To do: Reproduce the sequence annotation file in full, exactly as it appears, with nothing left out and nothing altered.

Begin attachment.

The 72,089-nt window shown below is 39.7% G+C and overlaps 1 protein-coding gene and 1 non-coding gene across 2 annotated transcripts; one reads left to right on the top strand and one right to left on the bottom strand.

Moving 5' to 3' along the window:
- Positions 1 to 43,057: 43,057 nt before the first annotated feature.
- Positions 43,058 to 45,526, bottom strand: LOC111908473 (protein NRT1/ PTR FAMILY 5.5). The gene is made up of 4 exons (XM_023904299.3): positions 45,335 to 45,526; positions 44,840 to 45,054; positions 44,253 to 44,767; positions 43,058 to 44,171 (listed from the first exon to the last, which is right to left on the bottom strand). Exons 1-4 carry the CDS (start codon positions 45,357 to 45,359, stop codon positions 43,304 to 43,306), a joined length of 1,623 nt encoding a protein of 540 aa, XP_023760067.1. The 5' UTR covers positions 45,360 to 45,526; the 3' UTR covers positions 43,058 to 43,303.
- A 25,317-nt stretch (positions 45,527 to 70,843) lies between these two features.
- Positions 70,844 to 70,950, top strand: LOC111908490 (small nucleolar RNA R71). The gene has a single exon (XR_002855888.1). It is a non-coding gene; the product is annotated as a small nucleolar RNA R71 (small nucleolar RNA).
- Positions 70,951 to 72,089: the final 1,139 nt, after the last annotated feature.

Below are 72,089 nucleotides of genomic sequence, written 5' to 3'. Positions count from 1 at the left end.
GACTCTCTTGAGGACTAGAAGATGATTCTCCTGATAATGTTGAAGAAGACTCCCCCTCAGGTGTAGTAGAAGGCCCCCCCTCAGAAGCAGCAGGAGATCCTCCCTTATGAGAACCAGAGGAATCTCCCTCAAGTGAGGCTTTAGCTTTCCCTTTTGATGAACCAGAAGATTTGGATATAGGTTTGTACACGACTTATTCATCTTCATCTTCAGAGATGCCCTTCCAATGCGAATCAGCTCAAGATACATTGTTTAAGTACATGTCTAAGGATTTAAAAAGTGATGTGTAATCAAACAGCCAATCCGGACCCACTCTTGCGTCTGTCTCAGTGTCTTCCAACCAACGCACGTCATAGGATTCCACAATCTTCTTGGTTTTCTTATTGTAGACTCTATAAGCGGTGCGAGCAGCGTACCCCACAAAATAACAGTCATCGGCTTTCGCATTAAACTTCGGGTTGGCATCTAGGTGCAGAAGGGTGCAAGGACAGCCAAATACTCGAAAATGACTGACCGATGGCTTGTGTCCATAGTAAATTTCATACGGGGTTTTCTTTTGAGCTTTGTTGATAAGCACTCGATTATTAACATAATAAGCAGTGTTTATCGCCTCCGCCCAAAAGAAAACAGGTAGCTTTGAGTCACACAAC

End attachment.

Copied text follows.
The 72,089-nt window shown below is 39.7% G+C and overlaps 1 protein-coding gene and 1 non-coding gene across 2 annotated transcripts; one reads left to right on the top strand and one right to left on the bottom strand.

Moving 5' to 3' along the window:
- Positions 1 to 43,057: 43,057 nt before the first annotated feature.
- Positions 43,058 to 45,526, bottom strand: LOC111908473 (protein NRT1/ PTR FAMILY 5.5). The gene is made up of 4 exons (XM_023904299.3): positions 45,335 to 45,526; positions 44,840 to 45,054; positions 44,253 to 44,767; positions 43,058 to 44,171 (listed from the first exon to the last, which is right to left on the bottom strand). Exons 1-4 carry the CDS (start codon positions 45,357 to 45,359, stop codon positions 43,304 to 43,306), a joined length of 1,623 nt encoding a protein of 540 aa, XP_023760067.1. The 5' UTR covers positions 45,360 to 45,526; the 3' UTR covers positions 43,058 to 43,303.
- A 25,317-nt stretch (positions 45,527 to 70,843) lies between these two features.
- Positions 70,844 to 70,950, top strand: LOC111908490 (small nucleolar RNA R71). The gene has a single exon (XR_002855888.1). It is a non-coding gene; the product is annotated as a small nucleolar RNA R71 (small nucleolar RNA).
- Positions 70,951 to 72,089: the final 1,139 nt, after the last annotated feature.

Below are 72,089 nucleotides of genomic sequence, written 5' to 3'. Positions count from 1 at the left end.
GACTCTCTTGAGGACTAGAAGATGATTCTCCTGATAATGTTGAAGAAGACTCCCCCTCAGGTGTAGTAGAAGGCCCCCCCTCAGAAGCAGCAGGAGATCCTCCCTTATGAGAACCAGAGGAATCTCCCTCAAGTGAGGCTTTAGCTTTCCCTTTTGATGAACCAGAAGATTTGGATATAGGTTTGTACACGACTTATTCATCTTCATCTTCAGAGATGCCCTTCCAATGCGAATCAGCTCAAGATACATTGTTTAAGTACATGTCTAAGGATTTAAAAAGTGATGTGTAATCAAACAGCCAATCCGGACCCACTCTTGCGTCTGTCTCAGTGTCTTCCAACCAACGCACGTCATAGGATTCCACAATCTTCTTGGTTTTCTTATTGTAGACTCTATAAGCGGTGCGAGCAGCGTACCCCACAAAATAACAGTCATCGGCTTTCGCATTAAACTTCGGGTTGGCATCTAGGTGCAGAAGGGTGCAAGGACAGCCAAATACTCGAAAATGACTGACCGATGGCTTGTGTCCATAGTAAATTTCATACGGGGTTTTCTTTTGAGCTTTGTTGATAAGCACTCGATTATTAACATAATAAGCAGTGTTTATCGCCTCCGCCCAAAAGAAAACAGGTAGCTTTGAGTCACACAAC